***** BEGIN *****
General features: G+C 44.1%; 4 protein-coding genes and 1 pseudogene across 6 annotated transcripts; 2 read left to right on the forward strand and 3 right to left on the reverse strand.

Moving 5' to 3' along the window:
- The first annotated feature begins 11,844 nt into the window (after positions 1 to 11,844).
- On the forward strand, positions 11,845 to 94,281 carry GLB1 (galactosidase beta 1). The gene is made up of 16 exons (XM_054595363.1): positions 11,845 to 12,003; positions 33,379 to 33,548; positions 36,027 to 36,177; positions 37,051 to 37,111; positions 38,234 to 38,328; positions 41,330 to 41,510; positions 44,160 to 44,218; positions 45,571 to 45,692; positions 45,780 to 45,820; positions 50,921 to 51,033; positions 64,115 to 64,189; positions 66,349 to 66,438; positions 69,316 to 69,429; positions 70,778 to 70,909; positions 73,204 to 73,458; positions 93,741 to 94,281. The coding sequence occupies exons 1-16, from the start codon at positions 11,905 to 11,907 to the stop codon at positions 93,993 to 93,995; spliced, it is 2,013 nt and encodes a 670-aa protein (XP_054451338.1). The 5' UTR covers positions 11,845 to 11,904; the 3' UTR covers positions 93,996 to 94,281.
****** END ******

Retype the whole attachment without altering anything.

General features: G+C 44.1%; 4 protein-coding genes and 1 pseudogene across 6 annotated transcripts; 2 read left to right on the forward strand and 3 right to left on the reverse strand.

Moving 5' to 3' along the window:
- The first annotated feature begins 11,844 nt into the window (after positions 1 to 11,844).
- On the forward strand, positions 11,845 to 94,281 carry GLB1 (galactosidase beta 1). The gene is made up of 16 exons (XM_054595363.1): positions 11,845 to 12,003; positions 33,379 to 33,548; positions 36,027 to 36,177; positions 37,051 to 37,111; positions 38,234 to 38,328; positions 41,330 to 41,510; positions 44,160 to 44,218; positions 45,571 to 45,692; positions 45,780 to 45,820; positions 50,921 to 51,033; positions 64,115 to 64,189; positions 66,349 to 66,438; positions 69,316 to 69,429; positions 70,778 to 70,909; positions 73,204 to 73,458; positions 93,741 to 94,281. The coding sequence occupies exons 1-16, from the start codon at positions 11,905 to 11,907 to the stop codon at positions 93,993 to 93,995; spliced, it is 2,013 nt and encodes a 670-aa protein (XP_054451338.1). The 5' UTR covers positions 11,845 to 11,904; the 3' UTR covers positions 93,996 to 94,281.